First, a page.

# Find angular acceleration using theoretical values

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1. Mar 2, 2015

### Thynazgul

1. The problem statement, all variables and given/known data
I'm doing a coursework where I must find the angular acceleration of a rolling tin can using theoretical values. I have its mass and radius. I actually have experimental data so i have access to the actual values of angular velocity and angular acceleration, as well as time.

2. Relevant equations
acceleration = torque / moment of inertia
moment of inertia = 1/2mr2
v= square root (gh)
angular acceleration = change in angular velocity / change in time

3. The attempt at a solution
I'm really stuck but I thought of calculating the linear velocity by using mgh= 1/2mv2, then using the velocity and radius to calculate the angular velocity. Once I have that I could calculate two angular velocities and use the time between them to measure the acceleration.

Another attempt was to use a = torque / I and try to calculate the torque but I don't know what force to use. I believe it could be friction but I do not have information on friction.

2. Mar 2, 2015

### brainpushups

What exactly is the condition for which you are trying to calculate the angular acceleration? I assume that the can is rolling down an incline, but that isn't clear from your post.

3. Mar 2, 2015

### Thynazgul

Exaclty, sorry I forgot to mention that.

4. Mar 2, 2015

### Thynazgul

Since I have a measured value for linear velocity I've been playing around with angular momentum,
since L= Iω and L=mvr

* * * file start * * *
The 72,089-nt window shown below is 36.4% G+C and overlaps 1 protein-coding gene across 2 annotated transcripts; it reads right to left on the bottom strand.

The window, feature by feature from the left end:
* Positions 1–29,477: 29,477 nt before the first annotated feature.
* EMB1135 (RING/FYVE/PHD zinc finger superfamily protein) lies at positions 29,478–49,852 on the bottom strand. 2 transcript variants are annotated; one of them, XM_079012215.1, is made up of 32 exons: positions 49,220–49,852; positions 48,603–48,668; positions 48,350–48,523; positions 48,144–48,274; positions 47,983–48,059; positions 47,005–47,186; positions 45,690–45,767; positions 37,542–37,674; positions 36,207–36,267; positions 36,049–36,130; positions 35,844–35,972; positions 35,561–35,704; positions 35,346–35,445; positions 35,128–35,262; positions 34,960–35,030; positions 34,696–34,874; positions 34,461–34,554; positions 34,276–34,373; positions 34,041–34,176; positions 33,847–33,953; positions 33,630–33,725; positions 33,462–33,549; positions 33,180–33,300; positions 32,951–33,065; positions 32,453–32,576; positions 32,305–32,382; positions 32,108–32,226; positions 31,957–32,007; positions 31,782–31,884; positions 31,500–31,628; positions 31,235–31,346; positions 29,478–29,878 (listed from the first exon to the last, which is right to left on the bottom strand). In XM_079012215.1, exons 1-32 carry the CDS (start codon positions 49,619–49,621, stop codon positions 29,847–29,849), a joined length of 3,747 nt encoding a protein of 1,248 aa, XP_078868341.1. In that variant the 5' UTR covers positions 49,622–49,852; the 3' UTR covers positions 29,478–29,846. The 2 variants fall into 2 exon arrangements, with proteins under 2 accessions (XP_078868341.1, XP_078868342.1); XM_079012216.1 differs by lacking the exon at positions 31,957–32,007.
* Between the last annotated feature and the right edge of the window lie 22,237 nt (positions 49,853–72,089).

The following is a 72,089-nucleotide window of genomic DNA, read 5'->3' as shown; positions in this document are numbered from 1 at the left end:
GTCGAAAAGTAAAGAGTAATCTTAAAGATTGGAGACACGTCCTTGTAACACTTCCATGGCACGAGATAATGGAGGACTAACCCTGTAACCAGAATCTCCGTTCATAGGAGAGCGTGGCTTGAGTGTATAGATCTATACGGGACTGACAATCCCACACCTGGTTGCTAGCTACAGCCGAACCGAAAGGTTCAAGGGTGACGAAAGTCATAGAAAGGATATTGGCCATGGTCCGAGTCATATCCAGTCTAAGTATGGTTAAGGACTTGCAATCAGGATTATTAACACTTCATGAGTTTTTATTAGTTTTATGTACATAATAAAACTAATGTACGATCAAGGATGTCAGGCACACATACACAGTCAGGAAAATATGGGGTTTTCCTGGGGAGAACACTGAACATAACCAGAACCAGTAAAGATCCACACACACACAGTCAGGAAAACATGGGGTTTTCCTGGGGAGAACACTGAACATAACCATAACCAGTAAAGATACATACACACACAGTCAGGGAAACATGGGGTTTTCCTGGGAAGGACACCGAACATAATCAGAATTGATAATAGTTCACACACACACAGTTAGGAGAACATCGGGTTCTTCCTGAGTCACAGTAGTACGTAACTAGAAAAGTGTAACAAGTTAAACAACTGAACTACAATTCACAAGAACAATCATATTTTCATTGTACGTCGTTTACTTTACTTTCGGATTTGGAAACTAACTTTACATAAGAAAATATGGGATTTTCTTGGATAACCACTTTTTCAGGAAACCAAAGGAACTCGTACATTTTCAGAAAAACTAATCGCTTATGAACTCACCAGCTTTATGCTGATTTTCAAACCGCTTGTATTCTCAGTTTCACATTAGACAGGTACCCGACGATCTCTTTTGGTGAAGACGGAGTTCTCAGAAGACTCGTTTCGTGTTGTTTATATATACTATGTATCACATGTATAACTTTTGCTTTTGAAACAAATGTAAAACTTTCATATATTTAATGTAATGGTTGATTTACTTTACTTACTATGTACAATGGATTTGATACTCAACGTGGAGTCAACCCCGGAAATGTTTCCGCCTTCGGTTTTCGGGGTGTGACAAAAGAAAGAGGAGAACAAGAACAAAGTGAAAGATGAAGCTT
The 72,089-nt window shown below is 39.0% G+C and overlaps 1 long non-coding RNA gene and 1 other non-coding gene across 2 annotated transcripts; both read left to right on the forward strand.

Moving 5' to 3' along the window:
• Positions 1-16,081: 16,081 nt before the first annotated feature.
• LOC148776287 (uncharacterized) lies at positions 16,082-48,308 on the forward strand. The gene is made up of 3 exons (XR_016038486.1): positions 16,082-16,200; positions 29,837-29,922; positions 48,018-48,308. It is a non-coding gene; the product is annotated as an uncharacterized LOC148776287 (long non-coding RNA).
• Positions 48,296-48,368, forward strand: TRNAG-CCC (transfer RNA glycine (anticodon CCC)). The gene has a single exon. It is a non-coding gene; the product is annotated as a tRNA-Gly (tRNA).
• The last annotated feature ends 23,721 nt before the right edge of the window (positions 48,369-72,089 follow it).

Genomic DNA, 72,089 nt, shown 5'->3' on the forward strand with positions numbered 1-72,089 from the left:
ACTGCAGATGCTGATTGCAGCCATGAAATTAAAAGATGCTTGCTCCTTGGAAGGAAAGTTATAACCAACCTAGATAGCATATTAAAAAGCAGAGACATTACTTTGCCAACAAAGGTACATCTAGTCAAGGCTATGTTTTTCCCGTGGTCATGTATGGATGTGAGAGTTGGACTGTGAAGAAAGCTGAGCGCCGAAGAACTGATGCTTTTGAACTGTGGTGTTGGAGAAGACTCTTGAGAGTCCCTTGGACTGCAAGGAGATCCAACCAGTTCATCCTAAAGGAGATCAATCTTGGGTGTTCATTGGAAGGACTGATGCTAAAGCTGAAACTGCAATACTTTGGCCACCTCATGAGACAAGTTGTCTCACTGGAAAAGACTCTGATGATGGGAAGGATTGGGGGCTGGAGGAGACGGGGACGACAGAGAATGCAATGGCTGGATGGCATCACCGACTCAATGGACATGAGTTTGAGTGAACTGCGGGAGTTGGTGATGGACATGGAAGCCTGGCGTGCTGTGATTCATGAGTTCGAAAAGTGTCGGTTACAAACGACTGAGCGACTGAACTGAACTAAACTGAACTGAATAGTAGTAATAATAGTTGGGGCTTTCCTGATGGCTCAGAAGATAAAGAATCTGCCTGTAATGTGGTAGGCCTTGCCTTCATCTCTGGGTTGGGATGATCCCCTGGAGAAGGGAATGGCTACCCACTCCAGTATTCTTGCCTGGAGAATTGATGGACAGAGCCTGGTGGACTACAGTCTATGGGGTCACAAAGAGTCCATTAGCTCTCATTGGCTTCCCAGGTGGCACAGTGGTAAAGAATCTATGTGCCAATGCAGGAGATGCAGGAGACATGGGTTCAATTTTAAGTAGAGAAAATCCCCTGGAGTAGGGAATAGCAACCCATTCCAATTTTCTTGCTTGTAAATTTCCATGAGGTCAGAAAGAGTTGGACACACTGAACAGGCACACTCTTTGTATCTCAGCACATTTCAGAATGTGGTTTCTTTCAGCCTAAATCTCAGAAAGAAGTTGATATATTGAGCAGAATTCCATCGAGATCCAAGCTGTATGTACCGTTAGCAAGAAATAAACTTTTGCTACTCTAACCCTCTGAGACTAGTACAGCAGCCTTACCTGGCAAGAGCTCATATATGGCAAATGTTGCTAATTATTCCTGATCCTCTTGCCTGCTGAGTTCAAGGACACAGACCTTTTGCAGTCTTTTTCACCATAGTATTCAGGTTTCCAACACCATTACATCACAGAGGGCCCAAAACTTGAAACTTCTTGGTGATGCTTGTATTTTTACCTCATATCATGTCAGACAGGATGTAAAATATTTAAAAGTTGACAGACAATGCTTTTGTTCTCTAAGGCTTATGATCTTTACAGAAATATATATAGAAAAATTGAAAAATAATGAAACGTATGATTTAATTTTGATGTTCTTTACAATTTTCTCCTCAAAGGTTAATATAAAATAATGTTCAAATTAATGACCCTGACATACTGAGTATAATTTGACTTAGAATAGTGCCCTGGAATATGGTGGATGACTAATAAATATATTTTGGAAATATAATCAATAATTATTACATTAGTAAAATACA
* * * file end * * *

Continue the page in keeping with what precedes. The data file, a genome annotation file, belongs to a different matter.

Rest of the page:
then Iω =mvr
ω=mvr / I

maybe I can do somethin with that but I would prefer to calculate a value for linear velocity. I found a formula that rearranges mgh = KE + rotational KE into something like root(gh) but it makes no sense since the height change could be the same but at different velocities...

5. Mar 2, 2015

### brainpushups

If you're trying to find a formula for the acceleration this is the approach you'll want to take. Friction is indeed an unknown (along with the acceleration), but that is okay. You have two equations F=ma and τ = I α.

Start with a force diagram and remember that, when evaluating the torque, you must specify your axis of rotation. Note that this is also important for the moment of inertia!
I question the I = 1/2mr2. That is the moment of inertia of a solid cylinder or disc about its center of mass. Is the can hollow?

6. Mar 2, 2015

### Thynazgul

Yes the can is hollow, should I use mr2 instead? Anyways I believe static friction is something like μmg but how would I find the coefficient of friction? :(

7. Mar 2, 2015

### brainpushups

Yes. If the can is open on both ends. I would say that if it is only open on one end you should use the moment of inertia of the hollow cylinder (hollow can) PLUS the moment of inertia of the single end (solid disc). Perhaps you don't have all of the information for this... If so you'll be better off using the hollow cylinder formula.

No. Static friction is variable. It will always adjust itself to be equal and opposite to the force along the surface in the other direction. On FLAT ground the MAXIMUM force of static friction is μmg. Leave the force of friction as an unknown 'f.'